According to the Natural Heritage & Endangered Species Program, the Northern Long-eared Bat is listed as Endangered and protected under the Massachusetts Endangered Species Act. This population of bat has been devastated by the spread of White-nose Syndrome, a type of fungus found in caves that grows over the bat during hibernation, causing them to periodically wake from hibernation, lose valuable stored fat, and fail to survive the winter.
While the delineation of most endangered species’ habitats are limited to certain areas like low lands, marshes, fields, etc, the critical habitat for the Northern Long-eared Bat is the entire state. As a result, when using the US Fish and Wildlife Service’s (FWS) “Information, Planning, and Consultation” (IPaC) mapping system to delineate your stormwater action area, the Northern Long-eared Bat will show up. According to the instructions in Appendix E of the Multi-Sector General Permit (MSGP), “if you have determined that there are, or may be listed, species and/or designated critical habitat in your action area, you are not eligible under Criterion A and must complete the Criterion C Eligibility Form 30 days prior to submitting your NOI for permit coverage.” Therefore, all Massachusetts Notice Of Intent (NOI) filers under the MSGP would need to submit the Criterion C Eligibility Form by August 3, 2015.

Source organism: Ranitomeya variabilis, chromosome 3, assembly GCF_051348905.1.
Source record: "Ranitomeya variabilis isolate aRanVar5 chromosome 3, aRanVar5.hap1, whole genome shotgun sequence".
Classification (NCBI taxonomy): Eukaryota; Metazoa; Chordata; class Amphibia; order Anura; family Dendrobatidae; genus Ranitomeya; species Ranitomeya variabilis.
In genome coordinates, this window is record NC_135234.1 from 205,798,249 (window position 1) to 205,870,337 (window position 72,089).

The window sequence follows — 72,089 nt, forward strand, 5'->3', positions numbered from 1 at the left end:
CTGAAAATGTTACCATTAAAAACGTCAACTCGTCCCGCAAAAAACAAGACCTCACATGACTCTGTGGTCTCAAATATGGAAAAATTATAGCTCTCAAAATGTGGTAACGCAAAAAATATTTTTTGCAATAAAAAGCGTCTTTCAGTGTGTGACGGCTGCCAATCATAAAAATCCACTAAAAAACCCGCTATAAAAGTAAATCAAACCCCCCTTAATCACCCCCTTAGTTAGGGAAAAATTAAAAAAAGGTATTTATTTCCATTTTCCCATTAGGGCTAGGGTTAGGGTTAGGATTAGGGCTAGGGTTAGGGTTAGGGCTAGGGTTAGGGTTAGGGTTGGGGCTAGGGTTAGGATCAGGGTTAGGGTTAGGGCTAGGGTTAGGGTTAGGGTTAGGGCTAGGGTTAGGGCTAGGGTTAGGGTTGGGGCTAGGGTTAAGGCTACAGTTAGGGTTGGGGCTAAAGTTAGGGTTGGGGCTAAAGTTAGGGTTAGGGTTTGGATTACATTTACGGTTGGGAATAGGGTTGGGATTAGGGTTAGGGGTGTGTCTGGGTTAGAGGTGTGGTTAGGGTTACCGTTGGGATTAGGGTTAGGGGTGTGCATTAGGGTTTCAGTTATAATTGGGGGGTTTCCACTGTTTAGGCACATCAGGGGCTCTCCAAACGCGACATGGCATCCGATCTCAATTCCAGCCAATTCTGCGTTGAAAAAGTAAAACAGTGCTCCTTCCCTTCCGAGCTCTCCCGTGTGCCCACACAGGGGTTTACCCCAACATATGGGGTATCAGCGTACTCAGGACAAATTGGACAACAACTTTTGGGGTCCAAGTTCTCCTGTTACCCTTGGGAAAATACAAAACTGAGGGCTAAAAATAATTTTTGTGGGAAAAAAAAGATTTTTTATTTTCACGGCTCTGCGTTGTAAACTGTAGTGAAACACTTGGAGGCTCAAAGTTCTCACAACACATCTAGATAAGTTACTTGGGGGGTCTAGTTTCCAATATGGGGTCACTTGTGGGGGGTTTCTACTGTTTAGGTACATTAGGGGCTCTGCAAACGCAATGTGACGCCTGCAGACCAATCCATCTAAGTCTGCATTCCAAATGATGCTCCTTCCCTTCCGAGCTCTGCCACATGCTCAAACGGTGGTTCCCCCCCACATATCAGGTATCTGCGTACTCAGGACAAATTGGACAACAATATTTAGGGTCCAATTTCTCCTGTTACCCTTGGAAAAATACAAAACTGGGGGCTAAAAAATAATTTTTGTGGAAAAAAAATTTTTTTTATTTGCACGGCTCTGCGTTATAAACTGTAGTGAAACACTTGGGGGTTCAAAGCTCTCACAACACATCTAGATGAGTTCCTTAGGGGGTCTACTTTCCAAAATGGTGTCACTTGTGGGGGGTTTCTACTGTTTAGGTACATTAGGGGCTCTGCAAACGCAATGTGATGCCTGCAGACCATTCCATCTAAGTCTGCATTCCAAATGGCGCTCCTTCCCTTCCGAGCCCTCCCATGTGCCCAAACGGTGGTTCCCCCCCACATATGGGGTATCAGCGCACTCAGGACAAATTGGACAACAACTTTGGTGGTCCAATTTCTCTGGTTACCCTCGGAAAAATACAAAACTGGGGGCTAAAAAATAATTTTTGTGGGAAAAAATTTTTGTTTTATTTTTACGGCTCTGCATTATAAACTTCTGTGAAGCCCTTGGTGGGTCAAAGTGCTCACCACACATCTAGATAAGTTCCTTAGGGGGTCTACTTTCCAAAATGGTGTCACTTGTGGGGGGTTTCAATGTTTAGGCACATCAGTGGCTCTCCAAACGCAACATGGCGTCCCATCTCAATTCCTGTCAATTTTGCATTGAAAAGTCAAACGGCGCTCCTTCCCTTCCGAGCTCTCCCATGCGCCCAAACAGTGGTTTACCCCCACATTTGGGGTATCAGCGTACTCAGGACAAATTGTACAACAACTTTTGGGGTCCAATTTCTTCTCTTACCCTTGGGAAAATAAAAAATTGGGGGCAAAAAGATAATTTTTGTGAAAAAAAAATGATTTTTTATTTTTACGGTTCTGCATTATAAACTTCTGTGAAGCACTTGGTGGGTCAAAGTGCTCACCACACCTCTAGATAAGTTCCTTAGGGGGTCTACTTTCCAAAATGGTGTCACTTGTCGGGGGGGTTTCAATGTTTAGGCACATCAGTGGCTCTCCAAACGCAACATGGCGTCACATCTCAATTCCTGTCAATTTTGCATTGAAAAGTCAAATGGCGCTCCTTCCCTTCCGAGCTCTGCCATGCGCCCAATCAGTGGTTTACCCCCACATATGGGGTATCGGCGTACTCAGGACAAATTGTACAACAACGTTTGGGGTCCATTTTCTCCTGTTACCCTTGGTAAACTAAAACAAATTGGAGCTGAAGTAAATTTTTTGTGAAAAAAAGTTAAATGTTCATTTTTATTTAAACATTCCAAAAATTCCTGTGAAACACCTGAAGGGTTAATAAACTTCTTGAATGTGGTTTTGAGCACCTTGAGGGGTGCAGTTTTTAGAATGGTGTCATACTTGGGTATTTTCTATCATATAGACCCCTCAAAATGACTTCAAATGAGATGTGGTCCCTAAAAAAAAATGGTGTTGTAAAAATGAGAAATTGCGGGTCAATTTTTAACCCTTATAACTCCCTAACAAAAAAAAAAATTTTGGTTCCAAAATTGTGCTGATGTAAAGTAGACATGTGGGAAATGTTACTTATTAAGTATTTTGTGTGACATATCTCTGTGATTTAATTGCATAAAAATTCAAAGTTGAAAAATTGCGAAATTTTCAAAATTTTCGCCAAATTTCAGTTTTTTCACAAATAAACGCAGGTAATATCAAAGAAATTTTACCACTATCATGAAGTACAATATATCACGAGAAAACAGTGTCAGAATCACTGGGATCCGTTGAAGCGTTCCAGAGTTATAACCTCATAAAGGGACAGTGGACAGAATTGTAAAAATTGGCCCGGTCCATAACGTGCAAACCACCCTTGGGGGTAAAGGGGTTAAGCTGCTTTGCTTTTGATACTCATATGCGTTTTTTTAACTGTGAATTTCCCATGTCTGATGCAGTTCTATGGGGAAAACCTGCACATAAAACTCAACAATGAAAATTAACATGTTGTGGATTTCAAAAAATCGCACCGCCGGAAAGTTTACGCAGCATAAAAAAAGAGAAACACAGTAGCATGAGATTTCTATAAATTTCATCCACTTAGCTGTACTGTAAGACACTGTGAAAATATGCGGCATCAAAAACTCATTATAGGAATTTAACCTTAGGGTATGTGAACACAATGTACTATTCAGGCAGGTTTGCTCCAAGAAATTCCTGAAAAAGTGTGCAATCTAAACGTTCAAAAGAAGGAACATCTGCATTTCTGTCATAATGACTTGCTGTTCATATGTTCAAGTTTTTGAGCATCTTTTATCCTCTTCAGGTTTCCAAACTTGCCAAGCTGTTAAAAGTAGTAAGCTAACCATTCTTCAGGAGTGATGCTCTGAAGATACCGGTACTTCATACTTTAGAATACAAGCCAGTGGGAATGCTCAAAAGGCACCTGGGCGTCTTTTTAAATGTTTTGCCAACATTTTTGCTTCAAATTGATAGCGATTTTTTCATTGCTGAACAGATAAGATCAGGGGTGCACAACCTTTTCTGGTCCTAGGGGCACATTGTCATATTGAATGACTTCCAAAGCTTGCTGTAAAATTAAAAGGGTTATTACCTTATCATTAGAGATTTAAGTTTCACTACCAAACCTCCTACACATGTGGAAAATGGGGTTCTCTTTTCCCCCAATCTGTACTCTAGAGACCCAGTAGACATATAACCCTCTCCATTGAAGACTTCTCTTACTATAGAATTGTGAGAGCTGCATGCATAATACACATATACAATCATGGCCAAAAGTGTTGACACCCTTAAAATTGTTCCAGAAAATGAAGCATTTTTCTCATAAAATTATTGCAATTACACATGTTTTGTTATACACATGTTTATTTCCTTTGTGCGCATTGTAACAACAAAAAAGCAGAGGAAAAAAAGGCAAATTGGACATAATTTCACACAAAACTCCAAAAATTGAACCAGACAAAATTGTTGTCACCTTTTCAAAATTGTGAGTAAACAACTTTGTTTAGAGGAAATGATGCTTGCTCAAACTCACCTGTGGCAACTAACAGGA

In conversations with the EPA, this is not what they had intended. According to the EPA, they are working with FWS to develop additional guidance for filers to use when making a Criterion A or Criterion C determination. Stay tuned. As soon as CAPACCIO has more information on this guidance, we will be sure to share it.
For more information about the MSGP, check the home page of our website www.capaccio.com where we have a Stormwater Information page which includes numerous resources like recorded webinars, presentation slides, and frequently asked questions regarding the MSGP. Feel free to submit a question through our Ask The Experts button on the home page of our website if you have any further questions.
More information about the Northern Long-Eared Bat is available at this link; http://www.mass.gov/eea/docs/dfg/nhesp/species-and-conservation/nhfacts/myotis-septentrionalis.pdf